The large genealogy sites available on the net compile millions of documents. They helped the investigators who had been tracking the Golden State killer for years.
He had killed 12 people and raped fifty times between 1978 and 1986. Facts that earned him the nickname of the killer of the “Golden State” (the nickname of California). At 72, Joseph James DeAngelo has been apprehended in his suburb of Sacramento and may well be the wanted criminal. Six days ago he was not considered a suspect. A reported arrest in the Sacramento Bee concludes a meticulous police work, where DNA once again played a vital role.
A ruthless killer … And not found
A relief for the country and the inhabitants of the region, who have long been terrorized by this sadistic killer. The latter broke into the homes at night and inflicted terrible torture on his victims after having tied them up. There were sometimes hours with them, not hesitating to use in their refrigerator before returning to torture. He sometimes chose to kill them with a gun or a poker.
The case had become a cold case despite years of investigation and the promise of a $ 500,000 reward. The way he made his knots suggested that he could be a veteran of the Navy, but unfortunately it was the only real track.
An extraordinary investigation
Investigators used databases from sites such as Ancestry or Geneaology to compare genetic profiles similar to the killer’s. These platforms allow, for a modest cost, to go in search of its origins. This requires sending some saliva by mail. These sites have billions of archive documents and photos, partly uploaded by users. Ancestry.com alone has two million users and can view more than 70 million family trees.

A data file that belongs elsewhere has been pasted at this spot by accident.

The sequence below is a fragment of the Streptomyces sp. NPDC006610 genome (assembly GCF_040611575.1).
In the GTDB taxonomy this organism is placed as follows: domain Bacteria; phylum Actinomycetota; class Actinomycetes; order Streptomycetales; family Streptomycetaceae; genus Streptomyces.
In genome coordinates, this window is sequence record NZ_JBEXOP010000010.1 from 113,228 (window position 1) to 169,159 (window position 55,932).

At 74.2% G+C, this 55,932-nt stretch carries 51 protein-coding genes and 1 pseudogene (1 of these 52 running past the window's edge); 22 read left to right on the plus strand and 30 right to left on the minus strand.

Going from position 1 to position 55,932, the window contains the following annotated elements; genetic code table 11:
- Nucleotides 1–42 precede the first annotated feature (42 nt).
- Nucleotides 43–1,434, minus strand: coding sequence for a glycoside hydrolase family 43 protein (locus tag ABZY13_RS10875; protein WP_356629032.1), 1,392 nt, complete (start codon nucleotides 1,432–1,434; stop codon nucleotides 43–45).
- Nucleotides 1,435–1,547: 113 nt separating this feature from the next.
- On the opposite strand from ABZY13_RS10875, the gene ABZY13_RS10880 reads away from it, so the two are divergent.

They first used a DNA sample left by the latter on a crime scene and began this long comparative work. For months, they traced the genealogy of many families whose data were similar. An ant work that still led them to a distant relative and then, by pure deduction, to a certain Joseph DeAngelo, a former police officer who served in the Navy.
The investigators therefore decided to discreetly recover his DNA on a can of soda he had thrown to compare it to the sample of the time … And everything corresponded. Scott Jones, Sheriff of Sacramento County did not hide his relief at the press conference following the arrest, where the man did not show any resistance.
“We started to monitor it, and we were able to recover a DNA sample. We were able to confirm what we already felt: we had our man “
This fascinating stalking still leaves ethical questions unanswered. In particular with regard to the exploitation of the private data coming from this type of sites to carry out a police or research work. Although the companies concerned have denied having taken part in the survey, it seems difficult to ascertain.